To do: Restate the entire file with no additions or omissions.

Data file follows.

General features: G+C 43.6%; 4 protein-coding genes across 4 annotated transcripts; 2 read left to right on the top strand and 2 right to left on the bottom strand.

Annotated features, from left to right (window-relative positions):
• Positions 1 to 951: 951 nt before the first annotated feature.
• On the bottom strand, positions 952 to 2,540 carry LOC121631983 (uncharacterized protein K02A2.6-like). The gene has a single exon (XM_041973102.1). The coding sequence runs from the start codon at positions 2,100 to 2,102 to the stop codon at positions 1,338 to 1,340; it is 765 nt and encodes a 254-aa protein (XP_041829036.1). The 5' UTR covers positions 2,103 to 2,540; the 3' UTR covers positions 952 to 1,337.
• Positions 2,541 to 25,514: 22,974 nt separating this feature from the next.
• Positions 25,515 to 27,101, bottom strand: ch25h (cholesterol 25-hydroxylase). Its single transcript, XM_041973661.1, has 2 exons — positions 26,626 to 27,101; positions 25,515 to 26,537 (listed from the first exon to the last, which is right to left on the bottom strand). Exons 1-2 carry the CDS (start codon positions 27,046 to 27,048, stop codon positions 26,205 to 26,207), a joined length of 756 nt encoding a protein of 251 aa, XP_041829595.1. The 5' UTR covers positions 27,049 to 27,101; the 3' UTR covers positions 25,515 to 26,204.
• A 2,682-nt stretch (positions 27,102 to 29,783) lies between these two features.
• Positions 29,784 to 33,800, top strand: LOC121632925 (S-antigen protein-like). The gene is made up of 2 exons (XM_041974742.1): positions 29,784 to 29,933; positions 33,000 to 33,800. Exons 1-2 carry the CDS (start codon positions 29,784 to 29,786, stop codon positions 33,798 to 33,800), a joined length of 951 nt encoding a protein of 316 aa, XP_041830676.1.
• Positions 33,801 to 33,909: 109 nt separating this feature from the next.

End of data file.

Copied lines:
General features: G+C 43.6%; 4 protein-coding genes across 4 annotated transcripts; 2 read left to right on the top strand and 2 right to left on the bottom strand.

Annotated features, from left to right (window-relative positions):
• Positions 1 to 951: 951 nt before the first annotated feature.
• On the bottom strand, positions 952 to 2,540 carry LOC121631983 (uncharacterized protein K02A2.6-like). The gene has a single exon (XM_041973102.1). The coding sequence runs from the start codon at positions 2,100 to 2,102 to the stop codon at positions 1,338 to 1,340; it is 765 nt and encodes a 254-aa protein (XP_041829036.1). The 5' UTR covers positions 2,103 to 2,540; the 3' UTR covers positions 952 to 1,337.
• Positions 2,541 to 25,514: 22,974 nt separating this feature from the next.
• Positions 25,515 to 27,101, bottom strand: ch25h (cholesterol 25-hydroxylase). Its single transcript, XM_041973661.1, has 2 exons — positions 26,626 to 27,101; positions 25,515 to 26,537 (listed from the first exon to the last, which is right to left on the bottom strand). Exons 1-2 carry the CDS (start codon positions 27,046 to 27,048, stop codon positions 26,205 to 26,207), a joined length of 756 nt encoding a protein of 251 aa, XP_041829595.1. The 5' UTR covers positions 27,049 to 27,101; the 3' UTR covers positions 25,515 to 26,204.
• A 2,682-nt stretch (positions 27,102 to 29,783) lies between these two features.
• Positions 29,784 to 33,800, top strand: LOC121632925 (S-antigen protein-like). The gene is made up of 2 exons (XM_041974742.1): positions 29,784 to 29,933; positions 33,000 to 33,800. Exons 1-2 carry the CDS (start codon positions 29,784 to 29,786, stop codon positions 33,798 to 33,800), a joined length of 951 nt encoding a protein of 316 aa, XP_041830676.1.
• Positions 33,801 to 33,909: 109 nt separating this feature from the next.